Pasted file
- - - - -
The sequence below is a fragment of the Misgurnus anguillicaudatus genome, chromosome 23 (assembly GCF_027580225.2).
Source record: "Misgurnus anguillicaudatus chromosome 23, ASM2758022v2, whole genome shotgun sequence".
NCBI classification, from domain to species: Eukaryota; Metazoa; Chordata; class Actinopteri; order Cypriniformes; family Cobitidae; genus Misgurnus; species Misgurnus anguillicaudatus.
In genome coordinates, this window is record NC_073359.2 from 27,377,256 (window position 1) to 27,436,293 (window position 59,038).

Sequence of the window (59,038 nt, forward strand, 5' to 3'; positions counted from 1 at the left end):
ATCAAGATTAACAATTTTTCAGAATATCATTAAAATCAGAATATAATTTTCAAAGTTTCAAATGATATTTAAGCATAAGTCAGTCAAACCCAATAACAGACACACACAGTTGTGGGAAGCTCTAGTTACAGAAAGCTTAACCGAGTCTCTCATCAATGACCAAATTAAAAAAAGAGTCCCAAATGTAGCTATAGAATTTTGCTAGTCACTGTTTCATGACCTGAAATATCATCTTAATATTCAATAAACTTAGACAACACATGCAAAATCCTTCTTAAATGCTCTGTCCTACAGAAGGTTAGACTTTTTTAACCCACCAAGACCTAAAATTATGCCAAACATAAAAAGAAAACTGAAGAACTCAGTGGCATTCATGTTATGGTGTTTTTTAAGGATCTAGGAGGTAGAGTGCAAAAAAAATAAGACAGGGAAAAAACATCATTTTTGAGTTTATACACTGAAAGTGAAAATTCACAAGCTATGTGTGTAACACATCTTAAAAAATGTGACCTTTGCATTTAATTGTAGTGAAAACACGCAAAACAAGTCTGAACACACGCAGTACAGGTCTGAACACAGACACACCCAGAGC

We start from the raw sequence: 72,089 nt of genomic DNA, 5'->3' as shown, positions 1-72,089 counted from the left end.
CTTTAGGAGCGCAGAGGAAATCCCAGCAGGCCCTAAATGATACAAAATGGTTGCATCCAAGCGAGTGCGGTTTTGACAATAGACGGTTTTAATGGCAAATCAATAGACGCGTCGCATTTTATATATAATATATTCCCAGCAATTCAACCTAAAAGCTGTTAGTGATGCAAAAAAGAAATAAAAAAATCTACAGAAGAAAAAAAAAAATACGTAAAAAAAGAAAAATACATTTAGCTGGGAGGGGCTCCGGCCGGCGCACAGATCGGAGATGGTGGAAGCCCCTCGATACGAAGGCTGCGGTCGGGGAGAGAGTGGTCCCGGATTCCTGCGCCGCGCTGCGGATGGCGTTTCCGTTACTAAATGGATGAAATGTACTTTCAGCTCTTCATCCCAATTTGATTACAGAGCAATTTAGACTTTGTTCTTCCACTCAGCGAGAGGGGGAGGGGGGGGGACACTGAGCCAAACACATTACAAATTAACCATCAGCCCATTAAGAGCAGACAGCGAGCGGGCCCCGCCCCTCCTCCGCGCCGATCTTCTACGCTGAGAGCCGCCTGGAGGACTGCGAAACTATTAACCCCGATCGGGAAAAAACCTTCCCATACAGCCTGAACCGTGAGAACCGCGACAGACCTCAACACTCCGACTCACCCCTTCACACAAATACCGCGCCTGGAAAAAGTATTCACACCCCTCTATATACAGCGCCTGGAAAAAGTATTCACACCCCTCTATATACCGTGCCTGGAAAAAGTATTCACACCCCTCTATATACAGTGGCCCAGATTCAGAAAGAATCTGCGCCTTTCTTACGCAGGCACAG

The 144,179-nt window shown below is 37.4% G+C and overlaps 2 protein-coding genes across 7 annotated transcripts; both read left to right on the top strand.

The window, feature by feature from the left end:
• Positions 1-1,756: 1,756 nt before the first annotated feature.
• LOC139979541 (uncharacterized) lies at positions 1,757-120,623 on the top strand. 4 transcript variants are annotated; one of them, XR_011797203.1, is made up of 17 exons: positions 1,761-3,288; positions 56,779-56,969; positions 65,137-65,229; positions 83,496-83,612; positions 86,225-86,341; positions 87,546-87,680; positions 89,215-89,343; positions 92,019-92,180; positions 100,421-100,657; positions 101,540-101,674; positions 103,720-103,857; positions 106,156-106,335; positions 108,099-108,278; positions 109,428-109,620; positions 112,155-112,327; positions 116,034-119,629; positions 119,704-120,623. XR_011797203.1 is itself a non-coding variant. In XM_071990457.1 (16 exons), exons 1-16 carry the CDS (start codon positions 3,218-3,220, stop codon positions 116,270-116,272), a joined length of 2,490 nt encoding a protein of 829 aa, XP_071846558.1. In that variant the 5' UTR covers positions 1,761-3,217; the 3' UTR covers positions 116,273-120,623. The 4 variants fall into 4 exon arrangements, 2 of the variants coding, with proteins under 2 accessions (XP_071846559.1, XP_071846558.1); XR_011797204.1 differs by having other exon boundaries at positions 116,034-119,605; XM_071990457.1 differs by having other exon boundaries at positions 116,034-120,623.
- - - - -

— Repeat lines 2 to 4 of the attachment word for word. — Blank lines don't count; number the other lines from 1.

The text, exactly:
Source record: "Misgurnus anguillicaudatus chromosome 23, ASM2758022v2, whole genome shotgun sequence".
NCBI classification, from domain to species: Eukaryota; Metazoa; Chordata; class Actinopteri; order Cypriniformes; family Cobitidae; genus Misgurnus; species Misgurnus anguillicaudatus.
In genome coordinates, this window is record NC_073359.2 from 27,377,256 (window position 1) to 27,436,293 (window position 59,038).